When Jazz Meets Hip-Hop

In their latest albums, composers Robert Glasper and Terence Blanchard explore new sounds and arrive at common musical ground.


When it comes to integrating hip-hop and jazz, Robert Glasper has raised the bar substantially. The pianist and composer focuses on the feel of hip-hop rather than the sound, often avoiding the easy route of dressing up his music with Hip-Hop 101 guideposts—turntable wizardry, digital beats and boastful raps. His collaborations with Mos Def, Q-Tip, Bilal and Maxwell have afforded him onsite training with high-caliber hip-hop and R&B musicians. Also, Glasper’s love and understanding of the inventive soundscapes produced by Pete Rock, Madlib and the late J Dilla (arguably Glasper’s strongest hip-hop influence) greatly inform the rhythmic dynamics and spatial awareness of his piano trio and, to an even greater degree, his Experiment Band, which more explicitly displays his hip-hop brain waves.


Glasper’s approach to the piano resembles ?uestlove’s approach to the drums; he can emulate the sounds of sampled melodic phrases, repeating nuances with uncanny precision in much the same way that ?uestlove can replicate the crackling sounds of a drum machine. That ability to mimic others does not stiffen Glasper’s own engaging improvisations, which can often embrace the orchestral elasticity of Oscar Peterson or the impressionistic touch of Herbie Hancock.


His latest disc, Doubled-Booked (Blue Note), illustrates all of these sublime musical gifts. Divided into two parts, the disc documents the artistic maturation of Glasper’s acoustic trio (with bassist Vicente Archer and drummer Chris Dave) and offers the first official release of the Experiment, a decidedly electric outfit that again features Dave, along with bassist Derrick Hodge, and saxophonist and vocoder player Casey Benjamin. In lesser hands, Doubled-Booked would result in a calculated DID (dissociative identity disorder) event, with split personalities—acoustic jazz on the one hand and electric hip-hop on the other. But Glasper manages to maintain a thematic continuity and a consistent voice throughout.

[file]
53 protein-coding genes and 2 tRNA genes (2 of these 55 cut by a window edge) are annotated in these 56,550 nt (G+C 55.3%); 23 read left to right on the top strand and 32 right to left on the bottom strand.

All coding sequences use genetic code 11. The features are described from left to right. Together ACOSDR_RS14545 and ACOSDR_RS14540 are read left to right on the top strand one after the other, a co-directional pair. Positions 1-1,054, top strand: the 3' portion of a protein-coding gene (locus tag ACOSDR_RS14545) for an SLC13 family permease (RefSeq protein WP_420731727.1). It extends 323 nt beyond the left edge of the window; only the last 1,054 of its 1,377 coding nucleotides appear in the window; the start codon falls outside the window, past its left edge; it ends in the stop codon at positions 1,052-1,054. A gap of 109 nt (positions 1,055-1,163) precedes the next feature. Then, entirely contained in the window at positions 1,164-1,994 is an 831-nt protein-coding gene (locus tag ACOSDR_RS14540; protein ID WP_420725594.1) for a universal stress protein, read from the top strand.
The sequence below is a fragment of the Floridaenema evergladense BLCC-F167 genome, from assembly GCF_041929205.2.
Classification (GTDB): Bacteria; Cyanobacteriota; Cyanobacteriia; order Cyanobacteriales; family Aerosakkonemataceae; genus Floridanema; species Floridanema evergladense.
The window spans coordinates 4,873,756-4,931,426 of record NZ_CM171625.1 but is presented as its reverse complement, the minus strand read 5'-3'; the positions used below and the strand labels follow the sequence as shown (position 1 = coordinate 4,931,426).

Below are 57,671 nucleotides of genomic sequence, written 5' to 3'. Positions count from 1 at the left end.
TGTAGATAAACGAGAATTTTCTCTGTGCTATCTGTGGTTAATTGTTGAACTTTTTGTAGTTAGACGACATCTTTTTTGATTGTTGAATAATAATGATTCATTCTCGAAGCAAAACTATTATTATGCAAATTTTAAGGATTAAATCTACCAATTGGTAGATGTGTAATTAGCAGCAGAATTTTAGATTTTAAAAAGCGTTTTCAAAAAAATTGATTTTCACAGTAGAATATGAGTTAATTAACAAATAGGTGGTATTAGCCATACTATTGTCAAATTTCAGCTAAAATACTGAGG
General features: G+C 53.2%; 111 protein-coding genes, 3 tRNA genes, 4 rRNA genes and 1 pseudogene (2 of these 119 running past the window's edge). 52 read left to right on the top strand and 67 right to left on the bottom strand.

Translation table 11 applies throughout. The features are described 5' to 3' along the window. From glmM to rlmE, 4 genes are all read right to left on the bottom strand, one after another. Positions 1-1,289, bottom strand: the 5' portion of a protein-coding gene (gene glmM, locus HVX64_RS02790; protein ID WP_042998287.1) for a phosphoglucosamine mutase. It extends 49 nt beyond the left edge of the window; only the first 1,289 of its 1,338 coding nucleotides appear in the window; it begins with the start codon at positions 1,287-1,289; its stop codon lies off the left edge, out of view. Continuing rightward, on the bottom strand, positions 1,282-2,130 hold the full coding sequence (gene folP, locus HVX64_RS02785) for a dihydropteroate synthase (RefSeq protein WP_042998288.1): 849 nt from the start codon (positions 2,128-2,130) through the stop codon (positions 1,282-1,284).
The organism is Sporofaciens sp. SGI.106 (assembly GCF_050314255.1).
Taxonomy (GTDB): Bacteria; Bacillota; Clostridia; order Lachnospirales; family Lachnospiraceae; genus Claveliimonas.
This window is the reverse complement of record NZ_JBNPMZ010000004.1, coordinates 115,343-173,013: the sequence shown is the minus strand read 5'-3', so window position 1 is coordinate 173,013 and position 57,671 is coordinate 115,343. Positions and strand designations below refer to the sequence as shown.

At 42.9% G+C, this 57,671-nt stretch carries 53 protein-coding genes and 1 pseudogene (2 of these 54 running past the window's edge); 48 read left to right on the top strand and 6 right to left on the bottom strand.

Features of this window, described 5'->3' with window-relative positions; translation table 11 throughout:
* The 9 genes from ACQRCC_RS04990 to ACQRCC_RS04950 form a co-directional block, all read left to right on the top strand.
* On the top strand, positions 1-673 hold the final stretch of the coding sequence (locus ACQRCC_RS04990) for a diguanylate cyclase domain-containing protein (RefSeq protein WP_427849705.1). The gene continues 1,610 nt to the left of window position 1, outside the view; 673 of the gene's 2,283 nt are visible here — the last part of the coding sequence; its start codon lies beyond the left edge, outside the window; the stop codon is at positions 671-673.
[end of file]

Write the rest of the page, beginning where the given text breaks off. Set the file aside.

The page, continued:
For instance, his descending melody on the idyllic “Downtime” tumbles across the groove and behind the beat in Dilla-esque fashion. Glasper also incorporates some Dilla touches on his riveting rendition of Thelonious Monk’s “Think of One,” on which he slyly quotes Ahmad Jamal’s “Swahililand.”


And even though the Experiment material contains a superfluous special appearance by Mos Def on the brief “4eva” and by Bilal on the agreeable, but ultimately bland, mid-tempo “All Matter,” Glasper engages his new band mates with same vigorous improvisational interplay he has with his trio. With the Experiment, Glasper gives a stunning makeover of Hancock’s early-’70s fusion standard “Butterfly” that highlights his masterful rapport with Benjamin on the vocoder. Benjamin also shines on the flinty “Festival,” the Experiment’s most kinetic performance in which Benjamin’s wordless vocoder work glides across the rhythmic firestorm created by Dave’s ricocheting rhythms and Hodge’s molten bass lines.